FAANG stocks have now shed more than $1 trillion in market value since recent highs, whilst Target leads the fall in retail as its shares dropped 10.5% yesterday after posting worse than expected earnings figures.
The Nasdaq ended the day down 1.7%, whilst the S&P was down 1.8%. The Dow Jones dropped 550 points to close on Tuesday, erasing this year’s gains as it moved into negative territory.
Asian stocks slipped on Wednesday as intensifying fears on global economic growth and
Turkey: Financial markets regained their cool overnight, returning to some semblance of normal trading conditions. Traders appear a little more comfortable with the Turkey situation, apparently reassured by the idea that developed economies and financial markets are shielded from the direr consequences of a Turkish borne financial crisis. The core issue is unlikely to disappear entirely, given hostilities between the US and Turkey have only escalated in recent days. Moreover, global fundamentals
Markets welcomed back the Chinese from holiday and all the bad news came together at once. That’s not to say the world’s problems, at least as it applies to global markets, can be rooted in China. Frankly, it was a hapless start for the week, by any measure. The build-up of trader fears simply over flowed during yesterday’s Asian session, as China’s markets attempted to digest a whole week of news all at once. Most of these issues sit beyond Chinese borders, with the fundamental issue remaining
Asian overnight: A wildly varied session overnight saw losses for the likes of the Nikkei 225 and ASX 200 counterbalanced by strong gains in the Shenzhen composite (2%) and Hang Seng (1.3%). The euro gained sharply overnight, as an agreement at the EU summit over immigration was seem to appease hard line anti-immigration leaders, and crucially ease the pressure on Angela Merkel. On the data front, a raft of Japanese economic figures saw improved inflation, unemployment, industrial production, an
US equities rallied late on Thursday to close higher in a wild session which saw the Dow finishing 1.1% up, after initially falling over 500 points earlier in the day. The S&P and Nasdaq also fell 2.8% and 3.3% respectively, but both ended in positive territory after the late surge.
Donald Trump is said to be considering an executive order which will ban US firms from using equipment built by Chinese companies ZTE and Huawei, according to a Reuters report.
Overall, European mar
Written by Kyle Rodda - IG Australia
Friday’s trade: Activity in global markets was more settled on Friday. There isn’t a consensus yet whether the trading witnessed last week was a dead-cat bounce, or a true bottom. Nevertheless, perhaps the lack of substantial news flow was enough to keep the bulls and bears from clashing heads for one day. The ASX200 impressed the bullishly inclined, albeit once again on thin trade, to add 1 per cent during the Asian session. The index managed to chop th
Asian market bounced a little on Wednesday morning on continued trade war talks. In the Chinese markets regulators sought to calm the markets.
Those with large Chinese export books such as Boeing and machinery manufacturers Caterpillar were hit the hardest with Trump's threat of further tariffs. These may be ones to watch going forward as the trade war unfolds.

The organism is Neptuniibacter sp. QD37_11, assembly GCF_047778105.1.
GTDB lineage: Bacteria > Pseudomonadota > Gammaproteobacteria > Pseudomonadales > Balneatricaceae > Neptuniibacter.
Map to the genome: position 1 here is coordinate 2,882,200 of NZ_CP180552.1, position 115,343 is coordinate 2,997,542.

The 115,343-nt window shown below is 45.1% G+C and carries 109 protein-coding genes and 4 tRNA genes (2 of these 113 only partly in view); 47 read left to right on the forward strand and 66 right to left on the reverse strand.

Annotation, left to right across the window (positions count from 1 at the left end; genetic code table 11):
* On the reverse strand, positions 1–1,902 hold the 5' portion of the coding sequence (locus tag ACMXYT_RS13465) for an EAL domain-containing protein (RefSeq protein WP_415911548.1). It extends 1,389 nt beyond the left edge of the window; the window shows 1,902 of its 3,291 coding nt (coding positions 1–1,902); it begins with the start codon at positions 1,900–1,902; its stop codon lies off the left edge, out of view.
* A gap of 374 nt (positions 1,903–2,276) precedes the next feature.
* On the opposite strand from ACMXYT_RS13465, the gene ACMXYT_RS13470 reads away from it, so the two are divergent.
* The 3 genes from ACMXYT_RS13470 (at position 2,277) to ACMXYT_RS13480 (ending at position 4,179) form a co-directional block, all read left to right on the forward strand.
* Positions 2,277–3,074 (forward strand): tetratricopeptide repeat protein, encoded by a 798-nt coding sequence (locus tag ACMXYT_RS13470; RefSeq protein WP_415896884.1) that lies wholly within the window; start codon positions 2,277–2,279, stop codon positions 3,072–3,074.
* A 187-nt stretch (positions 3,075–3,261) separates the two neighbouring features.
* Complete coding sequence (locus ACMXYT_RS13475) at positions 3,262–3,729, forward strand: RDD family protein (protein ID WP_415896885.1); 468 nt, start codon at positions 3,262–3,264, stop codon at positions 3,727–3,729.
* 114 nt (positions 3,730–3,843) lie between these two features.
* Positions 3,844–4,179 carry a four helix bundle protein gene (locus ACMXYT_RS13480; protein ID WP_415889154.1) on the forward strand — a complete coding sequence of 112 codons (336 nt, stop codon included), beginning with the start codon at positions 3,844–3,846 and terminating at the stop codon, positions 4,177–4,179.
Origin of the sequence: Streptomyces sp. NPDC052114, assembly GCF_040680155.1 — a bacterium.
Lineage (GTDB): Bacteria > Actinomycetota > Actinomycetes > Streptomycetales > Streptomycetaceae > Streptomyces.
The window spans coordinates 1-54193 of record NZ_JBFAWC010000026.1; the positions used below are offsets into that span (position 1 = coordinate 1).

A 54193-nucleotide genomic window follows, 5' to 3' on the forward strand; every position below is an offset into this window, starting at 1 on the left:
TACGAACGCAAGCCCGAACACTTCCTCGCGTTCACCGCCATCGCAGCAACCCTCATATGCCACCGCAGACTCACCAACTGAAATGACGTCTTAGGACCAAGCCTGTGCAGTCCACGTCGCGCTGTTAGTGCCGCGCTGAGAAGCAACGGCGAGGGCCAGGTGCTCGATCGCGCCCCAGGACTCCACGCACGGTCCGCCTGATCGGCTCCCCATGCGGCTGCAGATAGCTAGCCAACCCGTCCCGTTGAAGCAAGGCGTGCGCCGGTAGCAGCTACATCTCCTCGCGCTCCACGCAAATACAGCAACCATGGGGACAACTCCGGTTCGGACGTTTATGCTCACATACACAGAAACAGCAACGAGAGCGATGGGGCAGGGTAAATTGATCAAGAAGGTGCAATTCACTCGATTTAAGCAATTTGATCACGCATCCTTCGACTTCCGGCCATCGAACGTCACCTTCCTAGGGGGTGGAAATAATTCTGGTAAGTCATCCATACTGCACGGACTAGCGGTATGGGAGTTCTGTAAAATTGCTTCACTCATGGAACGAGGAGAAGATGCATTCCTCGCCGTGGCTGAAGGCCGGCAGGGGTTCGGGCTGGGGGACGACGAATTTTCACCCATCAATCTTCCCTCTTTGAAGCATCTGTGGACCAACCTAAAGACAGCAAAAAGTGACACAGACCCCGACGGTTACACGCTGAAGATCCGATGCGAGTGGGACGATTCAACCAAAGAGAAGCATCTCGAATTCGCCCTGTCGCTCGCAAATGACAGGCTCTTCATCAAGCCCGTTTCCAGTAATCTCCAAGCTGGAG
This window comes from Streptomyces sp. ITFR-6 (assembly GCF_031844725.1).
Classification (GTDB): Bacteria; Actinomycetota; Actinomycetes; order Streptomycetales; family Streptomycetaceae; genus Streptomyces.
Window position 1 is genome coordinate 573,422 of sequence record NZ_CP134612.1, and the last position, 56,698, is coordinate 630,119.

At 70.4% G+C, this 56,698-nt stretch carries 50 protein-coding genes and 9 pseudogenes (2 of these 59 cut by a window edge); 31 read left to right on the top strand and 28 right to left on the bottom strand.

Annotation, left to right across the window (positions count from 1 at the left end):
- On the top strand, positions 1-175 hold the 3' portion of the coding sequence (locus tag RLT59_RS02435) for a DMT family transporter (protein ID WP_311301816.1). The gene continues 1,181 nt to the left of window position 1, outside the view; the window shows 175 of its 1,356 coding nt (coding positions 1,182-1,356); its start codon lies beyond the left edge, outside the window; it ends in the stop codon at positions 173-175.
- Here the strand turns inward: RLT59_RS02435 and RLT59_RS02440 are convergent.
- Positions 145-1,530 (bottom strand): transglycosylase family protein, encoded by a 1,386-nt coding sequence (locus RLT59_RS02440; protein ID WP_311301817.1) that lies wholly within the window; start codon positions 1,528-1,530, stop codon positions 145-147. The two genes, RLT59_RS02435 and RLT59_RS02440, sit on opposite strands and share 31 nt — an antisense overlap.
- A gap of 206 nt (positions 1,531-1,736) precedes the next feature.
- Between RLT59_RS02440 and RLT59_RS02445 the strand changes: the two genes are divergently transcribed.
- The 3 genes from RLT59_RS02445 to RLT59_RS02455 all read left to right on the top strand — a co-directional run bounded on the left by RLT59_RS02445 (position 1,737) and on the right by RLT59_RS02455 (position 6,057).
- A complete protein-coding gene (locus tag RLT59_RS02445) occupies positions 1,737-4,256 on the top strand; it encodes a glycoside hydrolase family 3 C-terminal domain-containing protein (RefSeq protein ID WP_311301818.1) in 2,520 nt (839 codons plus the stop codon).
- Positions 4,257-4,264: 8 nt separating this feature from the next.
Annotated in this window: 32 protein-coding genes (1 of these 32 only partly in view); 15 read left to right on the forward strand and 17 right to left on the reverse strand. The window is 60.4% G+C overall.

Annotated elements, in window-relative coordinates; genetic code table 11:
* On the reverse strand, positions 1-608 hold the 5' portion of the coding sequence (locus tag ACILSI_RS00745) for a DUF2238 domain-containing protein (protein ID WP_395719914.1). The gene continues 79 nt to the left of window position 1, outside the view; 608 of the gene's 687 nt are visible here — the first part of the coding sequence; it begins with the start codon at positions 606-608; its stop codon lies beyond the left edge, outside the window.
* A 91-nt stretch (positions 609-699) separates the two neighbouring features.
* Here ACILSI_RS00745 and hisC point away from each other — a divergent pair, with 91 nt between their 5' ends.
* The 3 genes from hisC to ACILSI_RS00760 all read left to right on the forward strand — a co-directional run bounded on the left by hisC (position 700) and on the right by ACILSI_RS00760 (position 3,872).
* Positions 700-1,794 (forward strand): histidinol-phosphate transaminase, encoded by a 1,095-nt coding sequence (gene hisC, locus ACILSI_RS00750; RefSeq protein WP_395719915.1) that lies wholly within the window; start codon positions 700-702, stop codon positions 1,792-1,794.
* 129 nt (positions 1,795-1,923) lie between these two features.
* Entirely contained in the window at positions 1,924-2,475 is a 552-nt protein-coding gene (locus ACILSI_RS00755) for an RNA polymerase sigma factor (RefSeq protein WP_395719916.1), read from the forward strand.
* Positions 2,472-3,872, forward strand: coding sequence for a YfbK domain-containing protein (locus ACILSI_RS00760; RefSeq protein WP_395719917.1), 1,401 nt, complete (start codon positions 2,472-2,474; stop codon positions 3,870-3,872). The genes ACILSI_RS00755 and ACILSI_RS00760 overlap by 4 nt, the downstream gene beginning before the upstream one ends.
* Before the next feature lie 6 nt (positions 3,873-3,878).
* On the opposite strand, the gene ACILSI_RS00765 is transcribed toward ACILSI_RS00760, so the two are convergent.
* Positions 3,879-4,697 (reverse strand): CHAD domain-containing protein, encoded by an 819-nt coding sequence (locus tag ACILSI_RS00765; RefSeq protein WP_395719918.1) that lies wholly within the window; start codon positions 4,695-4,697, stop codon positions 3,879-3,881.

The ‘big four’ accounting scandal continues with internal report from a Lloyd’s bank employee detailing allegations of mis
Fed hints that future interest rate rises may be lower than anticipated. Whilst Wall Street saw it's 5th biggest daily increase Asian stocks also gained as a result, the Nikkei saw a 0.9% increase whilst SoftBank rose over 3% and Nintendo a further 4%.
Trump announced yesterday that he is exploring new auto tariffs with a view to promote domestic production. This comes as part of an ongoing Trump Administration tariff war.
Georgia elects first female president. Salome Zurabishvili
Amazon announced a rise in investments, causing shares to fall over 5 percent , however beats earnings per share expectations and revenue, reporting $6.04 per share in comparison to an estimate of $5.68 per share and a revenue of $72.4billion versus %71.9billion.
Caxin Manufacturing PMI falls below expectations to 48.3 in January in comparison to 49.7 in December, its lowest reading since 2016
Stocks in Asia mostly traded higher, with the Shanghai Composite increasing around 1.3 pe
Asian markets broadly subdued to to global tech sell off.
BoJ pledged to keep it's interest rates 'very low' and added flexibility measure to its stimulus package.
This decision leads the way with the big IR decisions taken by the leading central banks this week. U.S. Federal Reserve concludes its policy meeting on Wednesday and the Bank of England is seen raising interest rates on Thursday.
Dollar ends up paring losses against the yen after the Bo
Alphabet, Google's parent company, saw its share prices fall over 3% in extended trading on the back of continuing pressure on advertising prices and decreasing margins - adding to the concern over the company's periodic surges in spending. This comes despite the company beat expectations across the board in its Q4 results.
Theresa May will travel to Ireland today to try to ease concerns over a hard border situation in Ireland upon Brexit. Meanwhile, UK Steel has warned that a no-deal Br
Written by Kyle Rodda - IG Australia
More information, greater confidence: Markets have been awash with data over the last 24 hours – and traders love it. It’s a behavioural quirk in financial markets: whether good, bad, or otherwise, an inundation of information paints a full and colourful picture of the world and satisfies that innate human desire for (an illusion) of control and certainty. The phenomenon echoes lessons that were reinforced upon the world all the way back in 2008 by one o
As MPs prepare to vote on amendments to the Brexit Plan, Theresa May has set the 13th of Feb as the date to hold a second round of voting on her Brexit deal.
Apple is set to release its Q4 earnings after market close today. According to Zacks Investment Research, the EPS is expected to be $4.17, an increase of 7% YoY. This will be a crucial earnings report for Apple, as it pre-announced its December results on January 2nd, lowering revenue expectations by 8%, and blaming the slowdown on w
May bank holiday trading hours
There will be some changes to our normal opening hours over the public holidays in May. Check the table below to see how the changes could impact your trading.
We have tried to make this information as accurate as possible, but it is intended for guidance only and is subject to change.